Good GenesBoth Lutheran Medical Center and Kaiser Permanente are early practitioners of pharmacogenomicsbasically, how your DNA affects your bodys reactions to medicines. In Lutherans pilot program, primary care providers give some patients the option of a 20-second cheek swab. Pharmacists and doctors can use subsequent genetic-testing reports to provide recommendations, such as lowering a dosage because genetic traits reveal your body might absorb drugs faster or suggesting you avoid a particular medication.
This article appeared in the 2020 issue of 5280 Health.
The global modular laboratory automation market at a CAGR of over 6% during the forecast period – P&T Community
NEW YORK, Dec. 26, 2019 /PRNewswire/ --
Global Modular Laboratory Automation Market: About this market This modular laboratory automation market analysis considers sales from hospitals and diagnostic laboratories, pharmaceutical and biotechnology companies, and other end-users. Our study also finds the sales of modular laboratory automation in Asia, Europe, North America, and ROW. In 2019, the hospitals and diagnostic laboratories segment had a significant market share, and this trend is expected to continue over the forecast period. Factors such as growing prevalence of chronic and infectious diseases such as cancer, diabetes, influenza, and cardiovascular will play a significant role in the hospitals and diagnostic laboratories segment to maintain its market position. Also, our global modular laboratory automation market report looks at factors such as increasing workload in clinical and diagnostic laboratories, and demand for automation among reference laboratories. However, implementation and integration of automated systems into existing laboratory space, requirement for high capital investments, and risk of prolonged downtime due to automation failure may hamper the growth of the modular laboratory automation industry over the forecast period.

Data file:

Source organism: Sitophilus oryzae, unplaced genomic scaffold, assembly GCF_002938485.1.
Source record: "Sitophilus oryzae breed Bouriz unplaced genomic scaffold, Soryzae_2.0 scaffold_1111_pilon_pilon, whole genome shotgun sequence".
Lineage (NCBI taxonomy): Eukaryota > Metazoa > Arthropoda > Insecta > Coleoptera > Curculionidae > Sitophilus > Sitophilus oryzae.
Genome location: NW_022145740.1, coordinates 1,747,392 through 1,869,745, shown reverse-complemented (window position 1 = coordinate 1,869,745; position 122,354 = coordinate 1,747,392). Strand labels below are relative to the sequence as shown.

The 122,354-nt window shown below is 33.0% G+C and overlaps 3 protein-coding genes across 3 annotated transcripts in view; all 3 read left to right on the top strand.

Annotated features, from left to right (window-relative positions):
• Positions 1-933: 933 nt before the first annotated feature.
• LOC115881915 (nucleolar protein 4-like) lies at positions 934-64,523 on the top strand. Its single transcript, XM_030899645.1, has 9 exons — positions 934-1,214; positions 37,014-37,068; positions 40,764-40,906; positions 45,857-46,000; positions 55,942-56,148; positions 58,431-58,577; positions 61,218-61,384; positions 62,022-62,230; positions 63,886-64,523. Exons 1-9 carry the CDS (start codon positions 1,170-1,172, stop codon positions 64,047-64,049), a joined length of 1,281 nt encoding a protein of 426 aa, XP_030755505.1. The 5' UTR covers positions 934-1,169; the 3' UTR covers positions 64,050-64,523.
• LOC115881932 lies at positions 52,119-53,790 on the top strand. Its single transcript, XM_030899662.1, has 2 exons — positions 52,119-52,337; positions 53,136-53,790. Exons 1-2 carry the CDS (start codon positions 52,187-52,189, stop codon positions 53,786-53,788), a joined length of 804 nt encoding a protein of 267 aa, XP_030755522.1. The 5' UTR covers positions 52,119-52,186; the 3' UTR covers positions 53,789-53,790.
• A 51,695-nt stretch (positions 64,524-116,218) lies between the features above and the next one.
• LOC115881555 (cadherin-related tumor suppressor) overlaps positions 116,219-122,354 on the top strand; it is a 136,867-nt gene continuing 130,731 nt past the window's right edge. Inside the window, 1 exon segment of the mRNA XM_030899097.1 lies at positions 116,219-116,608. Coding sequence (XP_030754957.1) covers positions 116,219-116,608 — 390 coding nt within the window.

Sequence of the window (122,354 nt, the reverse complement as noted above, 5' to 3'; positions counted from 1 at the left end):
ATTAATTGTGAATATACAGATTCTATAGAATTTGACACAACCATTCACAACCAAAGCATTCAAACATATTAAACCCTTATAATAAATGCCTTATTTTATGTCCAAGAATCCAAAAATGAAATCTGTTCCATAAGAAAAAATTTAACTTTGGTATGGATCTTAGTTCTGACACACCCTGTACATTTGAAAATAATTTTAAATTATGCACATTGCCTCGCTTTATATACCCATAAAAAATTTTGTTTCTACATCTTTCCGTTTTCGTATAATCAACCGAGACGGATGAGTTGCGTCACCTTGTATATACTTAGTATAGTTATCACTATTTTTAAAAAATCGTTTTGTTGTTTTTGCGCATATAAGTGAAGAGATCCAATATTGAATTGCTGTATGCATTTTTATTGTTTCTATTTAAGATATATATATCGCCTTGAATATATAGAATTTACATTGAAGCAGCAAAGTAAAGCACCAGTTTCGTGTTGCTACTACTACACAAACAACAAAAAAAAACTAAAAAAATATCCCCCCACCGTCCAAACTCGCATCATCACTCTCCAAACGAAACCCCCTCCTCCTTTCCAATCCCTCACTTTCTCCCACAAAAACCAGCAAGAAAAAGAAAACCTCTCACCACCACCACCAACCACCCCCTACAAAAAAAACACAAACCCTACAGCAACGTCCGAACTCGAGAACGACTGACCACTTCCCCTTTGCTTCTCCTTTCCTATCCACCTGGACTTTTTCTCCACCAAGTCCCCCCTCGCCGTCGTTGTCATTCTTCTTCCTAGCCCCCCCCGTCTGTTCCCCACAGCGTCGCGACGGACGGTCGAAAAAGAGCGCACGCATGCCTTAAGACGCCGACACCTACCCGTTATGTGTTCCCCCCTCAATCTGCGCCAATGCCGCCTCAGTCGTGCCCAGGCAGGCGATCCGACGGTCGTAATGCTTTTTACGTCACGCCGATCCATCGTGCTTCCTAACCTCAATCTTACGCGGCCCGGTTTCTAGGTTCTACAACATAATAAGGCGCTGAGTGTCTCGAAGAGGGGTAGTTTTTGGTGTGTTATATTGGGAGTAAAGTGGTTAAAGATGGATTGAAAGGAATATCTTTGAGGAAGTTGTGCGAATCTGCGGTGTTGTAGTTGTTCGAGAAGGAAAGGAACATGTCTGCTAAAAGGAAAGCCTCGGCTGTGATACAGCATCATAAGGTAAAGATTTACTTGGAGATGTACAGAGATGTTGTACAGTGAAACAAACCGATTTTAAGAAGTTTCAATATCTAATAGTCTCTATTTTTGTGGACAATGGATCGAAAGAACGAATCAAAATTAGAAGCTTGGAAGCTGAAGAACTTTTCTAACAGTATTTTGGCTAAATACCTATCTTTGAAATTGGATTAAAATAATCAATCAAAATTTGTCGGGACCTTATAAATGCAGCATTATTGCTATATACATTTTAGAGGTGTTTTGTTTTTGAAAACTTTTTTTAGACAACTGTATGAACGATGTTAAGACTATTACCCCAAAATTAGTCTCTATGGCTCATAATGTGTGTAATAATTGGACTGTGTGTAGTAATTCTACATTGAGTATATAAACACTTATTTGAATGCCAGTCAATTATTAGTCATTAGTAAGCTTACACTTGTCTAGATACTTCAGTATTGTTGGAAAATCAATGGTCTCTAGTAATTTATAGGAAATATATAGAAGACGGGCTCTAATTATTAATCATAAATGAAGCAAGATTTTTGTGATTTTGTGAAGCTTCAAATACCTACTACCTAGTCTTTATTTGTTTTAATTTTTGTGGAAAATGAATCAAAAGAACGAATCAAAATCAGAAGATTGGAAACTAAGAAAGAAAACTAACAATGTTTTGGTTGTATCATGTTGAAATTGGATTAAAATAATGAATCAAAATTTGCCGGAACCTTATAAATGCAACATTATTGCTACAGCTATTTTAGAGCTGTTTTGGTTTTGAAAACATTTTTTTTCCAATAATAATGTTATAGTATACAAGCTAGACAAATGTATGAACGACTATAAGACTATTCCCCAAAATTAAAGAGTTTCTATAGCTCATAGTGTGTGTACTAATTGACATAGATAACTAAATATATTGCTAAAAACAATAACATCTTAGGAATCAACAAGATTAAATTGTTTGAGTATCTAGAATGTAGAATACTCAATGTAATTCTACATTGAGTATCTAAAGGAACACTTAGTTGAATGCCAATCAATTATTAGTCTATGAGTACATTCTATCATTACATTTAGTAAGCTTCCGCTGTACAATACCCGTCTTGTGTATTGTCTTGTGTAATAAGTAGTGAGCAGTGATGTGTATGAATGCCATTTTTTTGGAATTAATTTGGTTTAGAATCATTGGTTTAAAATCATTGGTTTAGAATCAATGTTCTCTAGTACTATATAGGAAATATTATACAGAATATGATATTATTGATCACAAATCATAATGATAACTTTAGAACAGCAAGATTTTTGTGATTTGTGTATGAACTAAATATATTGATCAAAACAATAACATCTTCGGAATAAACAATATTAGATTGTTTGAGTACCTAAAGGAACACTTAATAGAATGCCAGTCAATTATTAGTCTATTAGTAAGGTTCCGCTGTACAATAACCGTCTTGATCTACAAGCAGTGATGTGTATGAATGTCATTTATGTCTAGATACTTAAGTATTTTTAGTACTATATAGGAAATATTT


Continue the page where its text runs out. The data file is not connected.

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Global Modular Laboratory Automation Market: Overview Rising drug development and research activities The drug R&D sector is witnessing rapid growth with the increase in drug discovery activities and approvals. Drug discovery activities involve safety testing procedures such as validation testing, pharmacogenomic testing, and toxicity testing. This is encouraging drug development researchers to use automation technologies, which are used in safety testing procedures to automate the preanalytical and post-analytical processing. It enhances the process by developing a streamlined workflow and minimizing manual intervention. Thus, the rise in drug development and research activities will lead to the expansion of the global modular laboratory automation market at a CAGR of over 6% during the forecast period. Integration of AI and analytical tools in laboratory workflow Vendors are finding automation and Al as complementing technologies that are together ensuring the optimum utilization of laboratory resources and helping in increasing productivity. The integration of Al and analytical tools has resulted in the introduction of smart modular laboratory automation solutions, which have allowed easy, reliable, and secured networking of automated modules at the field level. Additionally, features such as intelligent control and real-time update about the economic consumption of water and raw materials help provide significant cost benefits to the laboratories deploying such smart systems. This development is expected to have a positive impact on the overall market growth.